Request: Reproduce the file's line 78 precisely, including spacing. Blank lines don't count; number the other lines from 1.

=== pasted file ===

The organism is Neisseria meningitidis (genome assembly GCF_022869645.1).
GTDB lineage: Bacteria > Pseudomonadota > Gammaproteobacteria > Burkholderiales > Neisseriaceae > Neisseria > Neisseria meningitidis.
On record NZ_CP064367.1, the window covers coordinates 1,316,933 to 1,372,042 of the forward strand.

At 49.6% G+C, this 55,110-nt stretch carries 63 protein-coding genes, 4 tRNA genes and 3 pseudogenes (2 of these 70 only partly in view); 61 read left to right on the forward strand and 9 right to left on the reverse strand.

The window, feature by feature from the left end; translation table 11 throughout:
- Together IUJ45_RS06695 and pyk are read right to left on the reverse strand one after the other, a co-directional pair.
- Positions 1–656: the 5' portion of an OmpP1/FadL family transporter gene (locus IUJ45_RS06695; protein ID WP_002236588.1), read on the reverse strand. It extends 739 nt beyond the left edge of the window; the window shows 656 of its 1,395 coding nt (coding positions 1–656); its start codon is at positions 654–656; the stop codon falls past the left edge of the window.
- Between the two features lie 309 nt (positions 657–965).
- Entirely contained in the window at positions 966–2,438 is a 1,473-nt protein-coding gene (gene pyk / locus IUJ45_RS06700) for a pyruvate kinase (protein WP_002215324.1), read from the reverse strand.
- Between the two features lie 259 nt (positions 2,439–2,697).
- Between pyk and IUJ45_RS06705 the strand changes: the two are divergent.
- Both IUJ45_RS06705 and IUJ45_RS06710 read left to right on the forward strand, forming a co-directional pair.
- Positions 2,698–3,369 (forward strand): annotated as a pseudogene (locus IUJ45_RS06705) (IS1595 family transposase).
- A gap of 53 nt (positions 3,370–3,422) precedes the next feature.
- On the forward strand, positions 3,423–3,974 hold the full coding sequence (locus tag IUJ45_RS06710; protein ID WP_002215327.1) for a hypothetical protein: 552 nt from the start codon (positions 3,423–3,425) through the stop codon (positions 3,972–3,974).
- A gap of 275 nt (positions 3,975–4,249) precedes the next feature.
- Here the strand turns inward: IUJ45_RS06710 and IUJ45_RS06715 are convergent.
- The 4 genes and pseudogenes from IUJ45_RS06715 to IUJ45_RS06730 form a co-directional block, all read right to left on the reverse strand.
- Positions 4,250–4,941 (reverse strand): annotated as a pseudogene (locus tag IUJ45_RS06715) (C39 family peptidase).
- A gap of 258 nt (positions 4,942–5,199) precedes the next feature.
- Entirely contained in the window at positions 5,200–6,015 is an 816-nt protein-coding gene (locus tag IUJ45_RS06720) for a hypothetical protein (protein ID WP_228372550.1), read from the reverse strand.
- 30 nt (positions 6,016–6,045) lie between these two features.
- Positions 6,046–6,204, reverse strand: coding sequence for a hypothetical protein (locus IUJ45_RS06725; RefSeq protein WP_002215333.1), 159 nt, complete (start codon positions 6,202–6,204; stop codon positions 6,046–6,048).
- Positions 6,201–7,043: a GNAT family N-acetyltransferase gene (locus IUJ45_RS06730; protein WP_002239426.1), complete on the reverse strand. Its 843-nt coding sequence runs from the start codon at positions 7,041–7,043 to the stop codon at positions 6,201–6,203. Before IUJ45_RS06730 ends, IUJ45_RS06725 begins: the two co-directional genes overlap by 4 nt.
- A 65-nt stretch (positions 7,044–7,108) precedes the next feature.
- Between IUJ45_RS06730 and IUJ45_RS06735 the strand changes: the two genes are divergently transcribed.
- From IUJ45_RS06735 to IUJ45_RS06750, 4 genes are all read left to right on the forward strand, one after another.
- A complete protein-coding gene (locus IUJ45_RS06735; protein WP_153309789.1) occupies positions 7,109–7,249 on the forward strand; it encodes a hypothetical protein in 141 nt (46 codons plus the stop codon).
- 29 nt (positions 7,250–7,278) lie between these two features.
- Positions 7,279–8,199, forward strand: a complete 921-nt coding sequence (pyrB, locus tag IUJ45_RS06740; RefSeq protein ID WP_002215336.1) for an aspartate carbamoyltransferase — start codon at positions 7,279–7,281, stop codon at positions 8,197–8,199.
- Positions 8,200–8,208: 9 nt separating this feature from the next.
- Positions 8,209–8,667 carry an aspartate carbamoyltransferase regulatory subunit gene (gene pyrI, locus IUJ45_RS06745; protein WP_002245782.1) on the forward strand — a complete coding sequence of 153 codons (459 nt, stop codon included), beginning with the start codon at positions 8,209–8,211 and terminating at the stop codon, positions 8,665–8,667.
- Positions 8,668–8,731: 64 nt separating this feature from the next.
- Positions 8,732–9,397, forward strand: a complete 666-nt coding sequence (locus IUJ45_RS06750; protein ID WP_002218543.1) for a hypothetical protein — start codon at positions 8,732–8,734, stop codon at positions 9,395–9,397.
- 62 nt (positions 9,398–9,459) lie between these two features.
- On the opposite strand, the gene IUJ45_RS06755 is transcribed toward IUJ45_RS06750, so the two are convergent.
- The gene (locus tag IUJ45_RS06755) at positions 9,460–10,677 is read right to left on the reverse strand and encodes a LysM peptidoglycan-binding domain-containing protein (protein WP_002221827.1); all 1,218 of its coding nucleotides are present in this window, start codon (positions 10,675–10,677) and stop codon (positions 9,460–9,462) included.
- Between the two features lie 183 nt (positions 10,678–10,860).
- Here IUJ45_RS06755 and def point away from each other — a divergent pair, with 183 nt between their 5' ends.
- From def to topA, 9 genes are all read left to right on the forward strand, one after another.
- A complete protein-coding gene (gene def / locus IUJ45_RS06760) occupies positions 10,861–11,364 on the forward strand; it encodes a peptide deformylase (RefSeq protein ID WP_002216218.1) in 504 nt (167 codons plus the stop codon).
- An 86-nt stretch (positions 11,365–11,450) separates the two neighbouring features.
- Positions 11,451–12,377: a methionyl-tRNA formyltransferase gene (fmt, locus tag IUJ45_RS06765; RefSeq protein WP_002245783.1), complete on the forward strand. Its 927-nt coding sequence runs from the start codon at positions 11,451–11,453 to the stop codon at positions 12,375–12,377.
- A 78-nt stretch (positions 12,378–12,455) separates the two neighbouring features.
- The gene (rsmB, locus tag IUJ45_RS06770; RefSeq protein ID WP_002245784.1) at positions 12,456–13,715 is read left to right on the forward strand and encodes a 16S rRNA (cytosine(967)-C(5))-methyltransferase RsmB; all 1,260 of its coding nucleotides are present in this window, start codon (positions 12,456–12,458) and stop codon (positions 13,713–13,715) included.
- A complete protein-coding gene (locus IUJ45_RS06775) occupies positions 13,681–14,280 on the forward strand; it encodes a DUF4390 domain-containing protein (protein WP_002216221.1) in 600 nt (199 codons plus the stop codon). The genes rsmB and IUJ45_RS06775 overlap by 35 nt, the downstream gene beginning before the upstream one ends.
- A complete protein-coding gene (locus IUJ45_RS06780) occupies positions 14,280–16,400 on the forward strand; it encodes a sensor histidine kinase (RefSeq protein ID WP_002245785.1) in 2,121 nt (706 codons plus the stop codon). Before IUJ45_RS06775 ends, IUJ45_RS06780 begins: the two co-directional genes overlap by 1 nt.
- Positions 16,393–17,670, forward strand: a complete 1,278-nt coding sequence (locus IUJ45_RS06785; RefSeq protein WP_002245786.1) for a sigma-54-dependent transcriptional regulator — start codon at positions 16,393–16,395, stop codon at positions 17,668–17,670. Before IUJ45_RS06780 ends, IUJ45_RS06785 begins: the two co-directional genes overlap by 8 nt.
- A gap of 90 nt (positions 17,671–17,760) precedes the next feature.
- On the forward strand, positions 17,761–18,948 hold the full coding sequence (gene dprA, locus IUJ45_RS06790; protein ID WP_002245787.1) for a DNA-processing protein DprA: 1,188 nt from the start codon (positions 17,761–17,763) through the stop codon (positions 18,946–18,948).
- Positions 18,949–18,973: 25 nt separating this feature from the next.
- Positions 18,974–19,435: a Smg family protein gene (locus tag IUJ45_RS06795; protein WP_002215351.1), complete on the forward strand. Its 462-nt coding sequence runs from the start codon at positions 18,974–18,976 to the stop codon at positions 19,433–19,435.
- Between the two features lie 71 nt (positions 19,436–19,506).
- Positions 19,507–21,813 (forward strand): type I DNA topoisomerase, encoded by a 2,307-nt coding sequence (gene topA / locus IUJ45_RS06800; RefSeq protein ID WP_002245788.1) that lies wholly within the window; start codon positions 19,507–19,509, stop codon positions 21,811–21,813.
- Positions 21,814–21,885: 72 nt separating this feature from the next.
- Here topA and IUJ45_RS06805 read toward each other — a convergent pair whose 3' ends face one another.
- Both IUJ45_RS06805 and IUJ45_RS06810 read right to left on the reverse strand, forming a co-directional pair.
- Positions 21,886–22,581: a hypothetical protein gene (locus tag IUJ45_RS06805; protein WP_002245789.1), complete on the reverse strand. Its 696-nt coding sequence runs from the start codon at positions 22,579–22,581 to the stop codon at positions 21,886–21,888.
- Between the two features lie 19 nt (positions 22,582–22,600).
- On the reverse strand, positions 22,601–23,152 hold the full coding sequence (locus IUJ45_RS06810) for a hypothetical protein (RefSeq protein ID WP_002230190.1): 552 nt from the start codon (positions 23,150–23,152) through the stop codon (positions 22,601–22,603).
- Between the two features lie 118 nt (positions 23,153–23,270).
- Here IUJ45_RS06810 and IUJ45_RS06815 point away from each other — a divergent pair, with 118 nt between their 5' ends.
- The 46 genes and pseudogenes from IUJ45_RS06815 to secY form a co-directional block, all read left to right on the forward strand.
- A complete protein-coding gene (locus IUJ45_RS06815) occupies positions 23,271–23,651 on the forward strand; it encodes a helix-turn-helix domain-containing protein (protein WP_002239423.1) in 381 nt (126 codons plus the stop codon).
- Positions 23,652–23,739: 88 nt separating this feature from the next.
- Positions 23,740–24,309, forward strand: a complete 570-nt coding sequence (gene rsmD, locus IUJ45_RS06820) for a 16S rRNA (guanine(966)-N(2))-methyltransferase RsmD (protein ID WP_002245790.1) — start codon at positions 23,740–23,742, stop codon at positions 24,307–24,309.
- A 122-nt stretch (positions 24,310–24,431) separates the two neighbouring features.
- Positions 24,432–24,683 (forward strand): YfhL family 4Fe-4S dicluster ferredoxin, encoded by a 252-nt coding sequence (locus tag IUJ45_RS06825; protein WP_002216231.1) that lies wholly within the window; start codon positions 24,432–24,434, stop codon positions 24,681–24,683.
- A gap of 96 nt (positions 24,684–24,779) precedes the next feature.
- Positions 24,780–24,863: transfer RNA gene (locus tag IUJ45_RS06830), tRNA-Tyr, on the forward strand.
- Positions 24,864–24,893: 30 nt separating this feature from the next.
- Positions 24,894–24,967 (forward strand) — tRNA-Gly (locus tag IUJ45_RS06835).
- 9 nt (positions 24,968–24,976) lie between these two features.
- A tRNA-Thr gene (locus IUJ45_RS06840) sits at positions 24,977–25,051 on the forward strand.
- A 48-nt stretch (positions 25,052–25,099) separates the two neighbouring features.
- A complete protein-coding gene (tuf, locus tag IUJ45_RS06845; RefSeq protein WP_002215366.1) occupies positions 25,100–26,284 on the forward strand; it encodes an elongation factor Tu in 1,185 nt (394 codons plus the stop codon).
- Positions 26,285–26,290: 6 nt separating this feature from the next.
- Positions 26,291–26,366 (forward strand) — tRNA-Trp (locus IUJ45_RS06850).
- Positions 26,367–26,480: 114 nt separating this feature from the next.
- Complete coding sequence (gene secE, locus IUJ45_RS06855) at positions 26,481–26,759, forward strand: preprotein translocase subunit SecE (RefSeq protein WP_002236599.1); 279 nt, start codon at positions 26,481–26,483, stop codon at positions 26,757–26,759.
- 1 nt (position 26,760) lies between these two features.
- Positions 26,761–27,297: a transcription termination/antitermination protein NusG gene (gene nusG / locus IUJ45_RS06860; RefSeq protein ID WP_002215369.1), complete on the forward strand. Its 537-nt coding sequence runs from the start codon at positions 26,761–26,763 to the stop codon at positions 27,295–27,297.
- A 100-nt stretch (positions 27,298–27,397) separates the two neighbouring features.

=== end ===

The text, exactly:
- Positions 26,291–26,366 (forward strand) — tRNA-Trp (locus IUJ45_RS06850).